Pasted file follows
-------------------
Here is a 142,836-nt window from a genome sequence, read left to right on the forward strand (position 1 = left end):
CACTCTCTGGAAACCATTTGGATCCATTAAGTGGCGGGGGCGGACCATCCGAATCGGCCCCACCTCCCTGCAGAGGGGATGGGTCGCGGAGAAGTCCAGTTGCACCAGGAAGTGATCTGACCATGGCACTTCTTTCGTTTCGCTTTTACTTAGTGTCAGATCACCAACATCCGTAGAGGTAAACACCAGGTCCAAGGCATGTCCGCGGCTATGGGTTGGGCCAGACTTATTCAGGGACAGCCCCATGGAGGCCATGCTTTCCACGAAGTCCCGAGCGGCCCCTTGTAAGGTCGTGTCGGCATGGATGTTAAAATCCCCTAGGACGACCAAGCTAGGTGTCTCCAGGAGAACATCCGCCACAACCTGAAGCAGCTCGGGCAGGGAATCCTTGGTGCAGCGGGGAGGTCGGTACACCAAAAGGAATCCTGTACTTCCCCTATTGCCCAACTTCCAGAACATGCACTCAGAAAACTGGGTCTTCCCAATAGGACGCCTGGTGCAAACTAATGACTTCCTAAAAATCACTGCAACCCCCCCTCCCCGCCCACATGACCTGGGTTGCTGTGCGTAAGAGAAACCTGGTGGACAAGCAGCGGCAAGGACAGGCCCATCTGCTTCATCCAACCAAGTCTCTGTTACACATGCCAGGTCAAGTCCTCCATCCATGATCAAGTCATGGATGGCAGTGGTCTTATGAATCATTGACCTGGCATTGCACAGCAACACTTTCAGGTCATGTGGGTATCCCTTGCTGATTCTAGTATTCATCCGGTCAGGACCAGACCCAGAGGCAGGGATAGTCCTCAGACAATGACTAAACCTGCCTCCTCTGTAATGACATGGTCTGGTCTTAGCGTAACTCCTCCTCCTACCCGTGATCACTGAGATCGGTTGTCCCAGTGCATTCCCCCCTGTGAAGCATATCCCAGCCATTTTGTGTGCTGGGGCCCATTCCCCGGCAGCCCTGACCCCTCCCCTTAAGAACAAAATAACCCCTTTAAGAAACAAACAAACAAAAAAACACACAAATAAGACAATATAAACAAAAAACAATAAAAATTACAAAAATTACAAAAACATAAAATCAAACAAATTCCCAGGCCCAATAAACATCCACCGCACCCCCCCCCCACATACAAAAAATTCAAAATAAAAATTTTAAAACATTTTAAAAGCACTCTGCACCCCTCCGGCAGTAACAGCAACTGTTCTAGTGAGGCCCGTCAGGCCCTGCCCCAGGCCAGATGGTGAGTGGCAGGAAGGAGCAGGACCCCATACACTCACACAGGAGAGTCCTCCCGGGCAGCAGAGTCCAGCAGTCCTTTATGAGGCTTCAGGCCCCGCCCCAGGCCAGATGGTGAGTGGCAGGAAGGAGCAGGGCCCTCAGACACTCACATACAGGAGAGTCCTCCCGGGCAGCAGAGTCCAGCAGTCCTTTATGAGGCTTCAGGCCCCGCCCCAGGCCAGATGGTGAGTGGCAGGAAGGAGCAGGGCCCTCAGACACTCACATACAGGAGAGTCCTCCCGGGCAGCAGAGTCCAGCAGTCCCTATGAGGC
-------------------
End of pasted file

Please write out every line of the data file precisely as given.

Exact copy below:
Here is a 142,836-nt window from a genome sequence, read left to right on the forward strand (position 1 = left end):
CACTCTCTGGAAACCATTTGGATCCATTAAGTGGCGGGGGCGGACCATCCGAATCGGCCCCACCTCCCTGCAGAGGGGATGGGTCGCGGAGAAGTCCAGTTGCACCAGGAAGTGATCTGACCATGGCACTTCTTTCGTTTCGCTTTTACTTAGTGTCAGATCACCAACATCCGTAGAGGTAAACACCAGGTCCAAGGCATGTCCGCGGCTATGGGTTGGGCCAGACTTATTCAGGGACAGCCCCATGGAGGCCATGCTTTCCACGAAGTCCCGAGCGGCCCCTTGTAAGGTCGTGTCGGCATGGATGTTAAAATCCCCTAGGACGACCAAGCTAGGTGTCTCCAGGAGAACATCCGCCACAACCTGAAGCAGCTCGGGCAGGGAATCCTTGGTGCAGCGGGGAGGTCGGTACACCAAAAGGAATCCTGTACTTCCCCTATTGCCCAACTTCCAGAACATGCACTCAGAAAACTGGGTCTTCCCAATAGGACGCCTGGTGCAAACTAATGACTTCCTAAAAATCACTGCAACCCCCCCTCCCCGCCCACATGACCTGGGTTGCTGTGCGTAAGAGAAACCTGGTGGACAAGCAGCGGCAAGGACAGGCCCATCTGCTTCATCCAACCAAGTCTCTGTTACACATGCCAGGTCAAGTCCTCCATCCATGATCAAGTCATGGATGGCAGTGGTCTTATGAATCATTGACCTGGCATTGCACAGCAACACTTTCAGGTCATGTGGGTATCCCTTGCTGATTCTAGTATTCATCCGGTCAGGACCAGACCCAGAGGCAGGGATAGTCCTCAGACAATGACTAAACCTGCCTCCTCTGTAATGACATGGTCTGGTCTTAGCGTAACTCCTCCTCCTACCCGTGATCACTGAGATCGGTTGTCCCAGTGCATTCCCCCCTGTGAAGCATATCCCAGCCATTTTGTGTGCTGGGGCCCATTCCCCGGCAGCCCTGACCCCTCCCCTTAAGAACAAAATAACCCCTTTAAGAAACAAACAAACAAAAAAACACACAAATAAGACAATATAAACAAAAAACAATAAAAATTACAAAAATTACAAAAACATAAAATCAAACAAATTCCCAGGCCCAATAAACATCCACCGCACCCCCCCCCCACATACAAAAAATTCAAAATAAAAATTTTAAAACATTTTAAAAGCACTCTGCACCCCTCCGGCAGTAACAGCAACTGTTCTAGTGAGGCCCGTCAGGCCCTGCCCCAGGCCAGATGGTGAGTGGCAGGAAGGAGCAGGACCCCATACACTCACACAGGAGAGTCCTCCCGGGCAGCAGAGTCCAGCAGTCCTTTATGAGGCTTCAGGCCCCGCCCCAGGCCAGATGGTGAGTGGCAGGAAGGAGCAGGGCCCTCAGACACTCACATACAGGAGAGTCCTCCCGGGCAGCAGAGTCCAGCAGTCCTTTATGAGGCTTCAGGCCCCGCCCCAGGCCAGATGGTGAGTGGCAGGAAGGAGCAGGGCCCTCAGACACTCACATACAGGAGAGTCCTCCCGGGCAGCAGAGTCCAGCAGTCCCTATGAGGC